...which makes the D70 an excellent master keyboard for MIDI setups. It has keyboard splitting and zoning options that you'd expect to find on master keyboards. That's if you can decipher the midi implementation and work your way round an interface that redefines the word "awkward". Couple that with a 220 page manual, and it's not something you really want to do on stage, unless you've got it all worked out in advance. The D70 is one of those synths that you'll find yourself both enjoying and cursing in fairly equal measure.

Sound-wise, the D70 raw samples are your typical U20/220 faire. In fact the D70 reads U220 series PCM cards, and has two PCM card slots on the rear of the unit, together with a RAM slot. This may not sound too appealing - if you're looking for genuine acoustic instruments, then it's not for you. But, the D70 has some remarkably good Rhodes and Organ patches, and some fantastic synth bass and lead sounds. Couple this with the on board fx, and it is a bit like a souped-up D50 with much better filters, which provide both squelchy resonance and knob-twiddlyness.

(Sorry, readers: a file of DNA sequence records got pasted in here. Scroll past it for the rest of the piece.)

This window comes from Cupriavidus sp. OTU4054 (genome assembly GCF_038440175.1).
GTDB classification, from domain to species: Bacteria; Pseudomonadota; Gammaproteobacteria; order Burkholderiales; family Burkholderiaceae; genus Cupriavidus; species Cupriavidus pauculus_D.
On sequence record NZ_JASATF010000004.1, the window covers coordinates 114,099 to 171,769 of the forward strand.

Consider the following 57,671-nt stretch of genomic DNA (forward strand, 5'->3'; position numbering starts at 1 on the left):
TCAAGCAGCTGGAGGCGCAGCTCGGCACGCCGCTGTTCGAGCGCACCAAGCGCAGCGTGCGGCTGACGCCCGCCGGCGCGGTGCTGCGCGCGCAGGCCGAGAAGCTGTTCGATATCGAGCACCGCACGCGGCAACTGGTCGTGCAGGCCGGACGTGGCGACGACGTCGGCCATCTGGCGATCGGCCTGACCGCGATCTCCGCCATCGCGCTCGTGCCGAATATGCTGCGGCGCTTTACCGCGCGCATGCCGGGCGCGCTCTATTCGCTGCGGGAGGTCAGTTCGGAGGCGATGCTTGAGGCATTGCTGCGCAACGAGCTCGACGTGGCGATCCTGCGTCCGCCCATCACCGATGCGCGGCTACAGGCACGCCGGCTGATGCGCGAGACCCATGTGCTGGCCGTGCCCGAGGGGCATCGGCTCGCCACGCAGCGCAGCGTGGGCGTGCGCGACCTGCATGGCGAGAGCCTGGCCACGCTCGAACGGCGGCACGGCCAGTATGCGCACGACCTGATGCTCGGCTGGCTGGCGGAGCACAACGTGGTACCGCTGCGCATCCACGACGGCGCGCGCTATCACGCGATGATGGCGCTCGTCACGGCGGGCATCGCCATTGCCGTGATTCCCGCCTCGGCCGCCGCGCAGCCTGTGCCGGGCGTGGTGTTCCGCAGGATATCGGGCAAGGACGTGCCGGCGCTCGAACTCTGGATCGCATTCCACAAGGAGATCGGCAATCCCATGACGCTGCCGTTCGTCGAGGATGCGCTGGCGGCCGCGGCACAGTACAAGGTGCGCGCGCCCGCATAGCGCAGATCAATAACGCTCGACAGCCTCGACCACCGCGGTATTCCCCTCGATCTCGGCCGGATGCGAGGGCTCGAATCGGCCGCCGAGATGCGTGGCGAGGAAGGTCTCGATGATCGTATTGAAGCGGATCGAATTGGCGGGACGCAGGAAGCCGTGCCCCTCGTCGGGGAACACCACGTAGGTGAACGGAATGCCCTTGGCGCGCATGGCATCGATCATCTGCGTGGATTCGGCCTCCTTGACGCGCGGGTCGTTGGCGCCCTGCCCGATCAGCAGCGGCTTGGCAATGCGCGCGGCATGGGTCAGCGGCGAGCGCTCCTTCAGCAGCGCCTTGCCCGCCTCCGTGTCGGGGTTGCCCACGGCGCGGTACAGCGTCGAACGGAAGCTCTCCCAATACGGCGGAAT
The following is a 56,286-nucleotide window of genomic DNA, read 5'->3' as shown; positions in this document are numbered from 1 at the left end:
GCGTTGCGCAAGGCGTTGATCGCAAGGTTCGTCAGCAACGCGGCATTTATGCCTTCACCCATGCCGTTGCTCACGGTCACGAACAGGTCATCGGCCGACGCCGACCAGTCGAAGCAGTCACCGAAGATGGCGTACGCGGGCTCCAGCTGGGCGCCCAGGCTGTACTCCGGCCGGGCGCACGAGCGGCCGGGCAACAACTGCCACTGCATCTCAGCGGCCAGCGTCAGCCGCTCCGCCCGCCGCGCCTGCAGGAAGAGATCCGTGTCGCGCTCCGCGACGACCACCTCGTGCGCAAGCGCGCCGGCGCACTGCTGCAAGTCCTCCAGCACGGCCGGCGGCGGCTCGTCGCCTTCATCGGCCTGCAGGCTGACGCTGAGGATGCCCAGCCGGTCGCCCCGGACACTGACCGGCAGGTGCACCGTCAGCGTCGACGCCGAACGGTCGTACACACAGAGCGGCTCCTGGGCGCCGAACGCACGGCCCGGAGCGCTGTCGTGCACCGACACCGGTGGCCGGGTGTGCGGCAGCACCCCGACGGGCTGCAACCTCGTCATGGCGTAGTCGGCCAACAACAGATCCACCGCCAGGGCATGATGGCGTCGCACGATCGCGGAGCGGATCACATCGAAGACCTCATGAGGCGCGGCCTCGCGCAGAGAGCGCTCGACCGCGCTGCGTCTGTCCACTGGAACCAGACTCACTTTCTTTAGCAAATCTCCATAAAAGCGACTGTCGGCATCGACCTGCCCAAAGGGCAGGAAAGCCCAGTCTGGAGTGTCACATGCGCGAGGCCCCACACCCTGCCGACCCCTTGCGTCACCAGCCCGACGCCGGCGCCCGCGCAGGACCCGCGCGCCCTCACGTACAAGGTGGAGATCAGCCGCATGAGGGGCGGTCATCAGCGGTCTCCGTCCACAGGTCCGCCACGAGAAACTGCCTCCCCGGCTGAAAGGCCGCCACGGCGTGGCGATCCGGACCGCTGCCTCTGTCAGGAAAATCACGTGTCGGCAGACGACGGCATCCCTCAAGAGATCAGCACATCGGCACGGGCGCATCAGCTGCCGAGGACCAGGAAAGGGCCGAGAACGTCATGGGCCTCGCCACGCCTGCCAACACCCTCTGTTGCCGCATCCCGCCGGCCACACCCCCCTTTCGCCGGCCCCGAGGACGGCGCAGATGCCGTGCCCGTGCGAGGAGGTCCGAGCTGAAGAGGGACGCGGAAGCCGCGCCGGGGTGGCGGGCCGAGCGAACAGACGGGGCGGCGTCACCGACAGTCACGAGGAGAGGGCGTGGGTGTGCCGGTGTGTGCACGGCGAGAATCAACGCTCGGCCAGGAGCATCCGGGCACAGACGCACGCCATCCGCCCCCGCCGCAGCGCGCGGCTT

To summarize, it's a nice ROMpler, albeit a little schizophrenic, capable of some wonderful classic Roland synth-noises, and makes a decent performance / live / master keyboard as well. It sounds better than the U220. If you're looking for a "proper synthesizer" you may be disappointed. Real shame actually; a bit more effort on Roland's part and this could have been a right little stomper. Due to the fact that it was never really a success, the D70 can prove very hard to find on the used market. But once you've got one, you probably won't want to let it go - it has JUST enough features in several different departments to redeem itself, and the warmth of the synth sounds belies their digital origin.

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59 Visitor comments